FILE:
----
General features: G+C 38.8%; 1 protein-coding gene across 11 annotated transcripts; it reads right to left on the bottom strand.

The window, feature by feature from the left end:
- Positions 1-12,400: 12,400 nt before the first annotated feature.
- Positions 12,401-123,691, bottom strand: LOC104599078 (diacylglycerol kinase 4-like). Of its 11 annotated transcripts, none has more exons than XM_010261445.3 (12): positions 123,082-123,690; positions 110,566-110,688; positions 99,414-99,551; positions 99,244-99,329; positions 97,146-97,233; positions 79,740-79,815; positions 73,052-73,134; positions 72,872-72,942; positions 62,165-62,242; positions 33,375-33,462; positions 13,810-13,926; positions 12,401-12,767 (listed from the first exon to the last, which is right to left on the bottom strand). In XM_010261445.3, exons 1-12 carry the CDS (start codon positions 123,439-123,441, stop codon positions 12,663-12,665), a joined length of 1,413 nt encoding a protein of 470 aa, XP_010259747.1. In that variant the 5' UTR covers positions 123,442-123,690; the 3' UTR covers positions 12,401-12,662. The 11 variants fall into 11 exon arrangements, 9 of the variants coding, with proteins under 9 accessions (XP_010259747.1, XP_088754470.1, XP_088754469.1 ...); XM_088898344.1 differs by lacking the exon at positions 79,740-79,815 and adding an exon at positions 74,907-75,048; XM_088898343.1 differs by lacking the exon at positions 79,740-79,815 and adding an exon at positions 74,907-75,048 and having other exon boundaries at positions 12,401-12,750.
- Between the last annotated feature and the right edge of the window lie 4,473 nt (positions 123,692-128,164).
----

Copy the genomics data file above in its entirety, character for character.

General features: G+C 38.8%; 1 protein-coding gene across 11 annotated transcripts; it reads right to left on the bottom strand.

The window, feature by feature from the left end:
- Positions 1-12,400: 12,400 nt before the first annotated feature.
- Positions 12,401-123,691, bottom strand: LOC104599078 (diacylglycerol kinase 4-like). Of its 11 annotated transcripts, none has more exons than XM_010261445.3 (12): positions 123,082-123,690; positions 110,566-110,688; positions 99,414-99,551; positions 99,244-99,329; positions 97,146-97,233; positions 79,740-79,815; positions 73,052-73,134; positions 72,872-72,942; positions 62,165-62,242; positions 33,375-33,462; positions 13,810-13,926; positions 12,401-12,767 (listed from the first exon to the last, which is right to left on the bottom strand). In XM_010261445.3, exons 1-12 carry the CDS (start codon positions 123,439-123,441, stop codon positions 12,663-12,665), a joined length of 1,413 nt encoding a protein of 470 aa, XP_010259747.1. In that variant the 5' UTR covers positions 123,442-123,690; the 3' UTR covers positions 12,401-12,662. The 11 variants fall into 11 exon arrangements, 9 of the variants coding, with proteins under 9 accessions (XP_010259747.1, XP_088754470.1, XP_088754469.1 ...); XM_088898344.1 differs by lacking the exon at positions 79,740-79,815 and adding an exon at positions 74,907-75,048; XM_088898343.1 differs by lacking the exon at positions 79,740-79,815 and adding an exon at positions 74,907-75,048 and having other exon boundaries at positions 12,401-12,750.
- Between the last annotated feature and the right edge of the window lie 4,473 nt (positions 123,692-128,164).